I have a shapefile with several MULTILINESTRING geometries, representing the borders of some species' distributions, and I want to count the number the number of species occurring in each cell.

I used the rasterize function from the terra package:

count.sp <- terra::rasterize(sp.lines, rast.w, fun = "count")

As an example, the lines in the figure below represent the borders of the distribution of a given species "X":

Example with a species whose distribution is subdivided into several elements

In the example, species' distribution was subdivided into several disjoint parts crossing the same raster pixel. With the code above, I got as a result the number of parts in each pixel (8 and 5, respectively), whereas I would like to get all the parts belonging to the same species and crossing the same pixel be counted as a single occurrence (i.e., I would like to get 1 in both pixels in the example below).

I also tried the function "sum" (with no field, and I obtained 208 and 130, I don't understand what these values represent)

You can find some example data here (1 shapefile with just 2 species and the raster)

What I am missing?

  • What answer do you want given the above data? I don't understand how you get "circles" from lines. In your shapefile, each row is a MULTILINESTRING object. Does one row = one species, and because its MULTI can be made of lots of little disjoint parts. Do you want to add 1 for every grid cell than any part of a MULTI-part object occurs in?
    – Spacedman
    May 9, 2022 at 14:25
  • 1
    I would take a look at terra::extract rather than trying to rasterize. With the cells=TRUE argument, unique cell ID's are also returned which, allows for an aggregated count. May 9, 2022 at 14:27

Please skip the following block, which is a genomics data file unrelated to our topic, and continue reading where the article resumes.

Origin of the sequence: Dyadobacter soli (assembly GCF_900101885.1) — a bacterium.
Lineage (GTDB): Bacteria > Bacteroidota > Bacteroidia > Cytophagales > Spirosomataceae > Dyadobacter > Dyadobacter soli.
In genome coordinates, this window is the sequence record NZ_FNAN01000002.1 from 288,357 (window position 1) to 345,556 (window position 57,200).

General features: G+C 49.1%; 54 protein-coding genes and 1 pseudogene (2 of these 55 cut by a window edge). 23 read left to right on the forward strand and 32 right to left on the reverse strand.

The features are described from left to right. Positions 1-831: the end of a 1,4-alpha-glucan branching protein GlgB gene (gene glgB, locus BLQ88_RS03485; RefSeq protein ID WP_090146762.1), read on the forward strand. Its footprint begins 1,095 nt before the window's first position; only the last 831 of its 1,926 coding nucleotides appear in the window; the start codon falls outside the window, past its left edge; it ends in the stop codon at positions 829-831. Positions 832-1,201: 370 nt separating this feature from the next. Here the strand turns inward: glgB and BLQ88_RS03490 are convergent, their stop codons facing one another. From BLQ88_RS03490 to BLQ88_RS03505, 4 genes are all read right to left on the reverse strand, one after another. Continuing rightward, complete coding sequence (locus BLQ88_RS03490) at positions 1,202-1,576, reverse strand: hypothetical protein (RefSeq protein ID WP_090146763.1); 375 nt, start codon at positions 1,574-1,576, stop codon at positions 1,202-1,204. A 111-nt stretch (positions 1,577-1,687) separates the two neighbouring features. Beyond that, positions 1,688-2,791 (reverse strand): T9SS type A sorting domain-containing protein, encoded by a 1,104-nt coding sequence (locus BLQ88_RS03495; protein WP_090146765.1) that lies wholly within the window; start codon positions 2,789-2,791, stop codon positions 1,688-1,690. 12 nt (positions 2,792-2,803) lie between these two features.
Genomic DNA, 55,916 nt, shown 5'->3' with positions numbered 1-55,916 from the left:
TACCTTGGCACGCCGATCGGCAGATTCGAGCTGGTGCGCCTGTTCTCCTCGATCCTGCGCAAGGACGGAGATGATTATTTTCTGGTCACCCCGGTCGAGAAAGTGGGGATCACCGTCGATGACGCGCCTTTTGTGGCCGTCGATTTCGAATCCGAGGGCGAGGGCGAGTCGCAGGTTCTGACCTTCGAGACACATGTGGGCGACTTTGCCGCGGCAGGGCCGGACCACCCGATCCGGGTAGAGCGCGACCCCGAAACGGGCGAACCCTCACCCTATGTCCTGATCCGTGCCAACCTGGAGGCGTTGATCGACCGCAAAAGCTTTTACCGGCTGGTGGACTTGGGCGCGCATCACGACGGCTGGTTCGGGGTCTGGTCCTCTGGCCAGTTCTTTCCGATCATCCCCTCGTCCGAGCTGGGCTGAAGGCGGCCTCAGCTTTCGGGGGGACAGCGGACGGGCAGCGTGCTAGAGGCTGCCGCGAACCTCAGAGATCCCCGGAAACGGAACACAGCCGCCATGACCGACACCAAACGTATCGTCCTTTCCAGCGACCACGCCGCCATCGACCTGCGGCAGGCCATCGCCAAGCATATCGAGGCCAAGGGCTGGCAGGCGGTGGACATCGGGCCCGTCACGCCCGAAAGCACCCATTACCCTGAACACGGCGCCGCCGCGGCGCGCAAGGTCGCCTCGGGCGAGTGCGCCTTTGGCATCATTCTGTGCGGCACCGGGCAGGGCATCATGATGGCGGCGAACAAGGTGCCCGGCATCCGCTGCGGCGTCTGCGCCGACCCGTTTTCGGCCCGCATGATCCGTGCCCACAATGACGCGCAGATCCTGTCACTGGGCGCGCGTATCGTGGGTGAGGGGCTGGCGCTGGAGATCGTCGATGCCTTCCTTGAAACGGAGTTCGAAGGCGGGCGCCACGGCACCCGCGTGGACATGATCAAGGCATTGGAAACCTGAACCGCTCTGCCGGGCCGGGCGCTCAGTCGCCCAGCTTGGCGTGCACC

• @Spacedman, "circles" are the borders of species' distributions, obtained from of original polygons after converting them to multilinestring elements. I am using multilines geometries instead of original polygons because I want to count species occurrences even if the distribution does not touch the center of the pixel.
    – M.S.
    May 9, 2022 at 14:37
  • @Spacedman, I would like all disjoint parts belonging to the same species within a same pixel be counted as a single occurrence. In other words, for the distribution of the species in the figure above, I would like to get 1 in both pixels, insted of the number of disjoint parts in each pixel (that are 8 on the left and 5 on the right).
    – M.S.
    May 9, 2022 at 14:38
  • @JeffreyEvans, thank you for the suggestion, I achieved it following your hint, even if it would be simpler if it was possible directly with rasterize
    – M.S.
    May 9, 2022 at 16:09

1 Answer 1


Following @JeffreyEvans suggestion, I achieved it using an "extract" approach:

First, I assigned an unique ID to each raster pixel:

values(rast.w) <- 1:ncell(rast.w)

Then, I used the extract function from the package terra to get the ID of the cells crossed by each species:

sp <- terra::extract(rast.w, sp.lines)

Then, I converted the resulting list into a dataframe with the ID of each cell (first column) and the number of species occurring in each of them (second column, aggregated counting)

count <- as.data.frame(table(unlist(sp)))

Finally, I created a new raster from the first one, replacing ID values with the counting result:

newraster <- rast.w
newraster <- subs(rast.w, count, by = "test")

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